There are aspects of winter that can be rather predictable – cold weather, ice and snow, and for some people, depression. Seasonal Affective Disorder or SAD is a seasonal depression that occurs at the same time each year. It usually starts in the fall and ends in the spring or early summer. Individuals with SAD typically report symptoms of fatigue, lack of concentration, sleep more, increased appetite and withdraw from activities. Another symptom can be a craving for starch or sweet foods.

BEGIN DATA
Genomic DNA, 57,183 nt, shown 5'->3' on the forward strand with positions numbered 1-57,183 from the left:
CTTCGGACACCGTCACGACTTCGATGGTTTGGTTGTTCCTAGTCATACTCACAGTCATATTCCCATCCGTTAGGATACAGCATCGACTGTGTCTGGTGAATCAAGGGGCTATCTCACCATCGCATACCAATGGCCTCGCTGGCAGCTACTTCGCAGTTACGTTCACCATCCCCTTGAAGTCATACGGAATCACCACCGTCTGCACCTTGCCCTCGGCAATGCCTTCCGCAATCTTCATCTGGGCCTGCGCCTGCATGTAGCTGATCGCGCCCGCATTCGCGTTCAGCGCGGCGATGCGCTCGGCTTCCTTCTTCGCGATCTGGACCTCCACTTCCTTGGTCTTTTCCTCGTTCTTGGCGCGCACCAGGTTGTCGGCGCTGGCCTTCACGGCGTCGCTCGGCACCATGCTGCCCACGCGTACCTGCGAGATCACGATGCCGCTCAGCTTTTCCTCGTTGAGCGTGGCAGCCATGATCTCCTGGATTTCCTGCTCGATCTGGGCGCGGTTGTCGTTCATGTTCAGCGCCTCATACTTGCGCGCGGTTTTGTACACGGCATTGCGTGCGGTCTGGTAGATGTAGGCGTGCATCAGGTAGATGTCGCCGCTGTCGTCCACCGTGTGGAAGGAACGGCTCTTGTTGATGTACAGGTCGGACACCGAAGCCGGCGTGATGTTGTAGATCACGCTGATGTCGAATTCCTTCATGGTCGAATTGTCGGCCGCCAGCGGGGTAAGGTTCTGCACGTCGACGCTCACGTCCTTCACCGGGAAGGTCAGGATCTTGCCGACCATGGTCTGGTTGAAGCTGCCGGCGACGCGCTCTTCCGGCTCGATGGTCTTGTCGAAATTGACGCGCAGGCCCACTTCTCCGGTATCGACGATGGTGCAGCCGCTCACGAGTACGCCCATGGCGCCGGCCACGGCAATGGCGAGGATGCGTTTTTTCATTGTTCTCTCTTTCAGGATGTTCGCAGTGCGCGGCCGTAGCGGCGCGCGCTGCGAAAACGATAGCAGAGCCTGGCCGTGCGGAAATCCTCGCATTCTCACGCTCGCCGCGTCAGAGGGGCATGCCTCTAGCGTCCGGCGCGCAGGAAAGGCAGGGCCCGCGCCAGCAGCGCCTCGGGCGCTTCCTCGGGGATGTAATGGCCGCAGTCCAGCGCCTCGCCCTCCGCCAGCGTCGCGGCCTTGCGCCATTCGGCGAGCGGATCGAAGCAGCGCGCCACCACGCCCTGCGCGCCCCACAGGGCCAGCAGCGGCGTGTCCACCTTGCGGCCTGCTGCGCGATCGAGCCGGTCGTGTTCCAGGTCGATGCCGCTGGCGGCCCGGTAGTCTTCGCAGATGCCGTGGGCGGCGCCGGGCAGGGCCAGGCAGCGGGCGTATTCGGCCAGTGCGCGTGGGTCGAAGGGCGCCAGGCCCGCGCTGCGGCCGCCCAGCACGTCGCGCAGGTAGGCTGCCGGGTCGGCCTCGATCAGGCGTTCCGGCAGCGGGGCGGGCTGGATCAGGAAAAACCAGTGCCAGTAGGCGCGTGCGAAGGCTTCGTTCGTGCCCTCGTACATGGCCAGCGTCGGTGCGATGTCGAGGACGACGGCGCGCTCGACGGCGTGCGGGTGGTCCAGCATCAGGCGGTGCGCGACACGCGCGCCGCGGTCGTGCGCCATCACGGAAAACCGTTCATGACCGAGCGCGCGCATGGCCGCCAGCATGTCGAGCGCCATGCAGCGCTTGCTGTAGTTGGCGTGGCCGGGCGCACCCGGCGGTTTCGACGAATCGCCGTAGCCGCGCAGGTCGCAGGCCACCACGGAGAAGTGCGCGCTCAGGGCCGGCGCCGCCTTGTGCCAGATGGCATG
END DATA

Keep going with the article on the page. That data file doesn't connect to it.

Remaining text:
This fall, the therapists at Metis Counseling attended a training session presented by Dr. William Hoy entitled “When Grief Gets Complicated: Strategies for Counseling and Supporting the Bereaved”. Grief is the process of adapting to life after a significant loss. The terms grief and mourning tend to be used interchangeably. However, there is an important distinction among them and the process of healing incorporates both grieving and mourning. Simply stated, grief is the internal thoughts and feelings experienced when someone we love dies; whereas mourning involves taking the internal experience of grief and expressing it outside ourselves in the presence of others.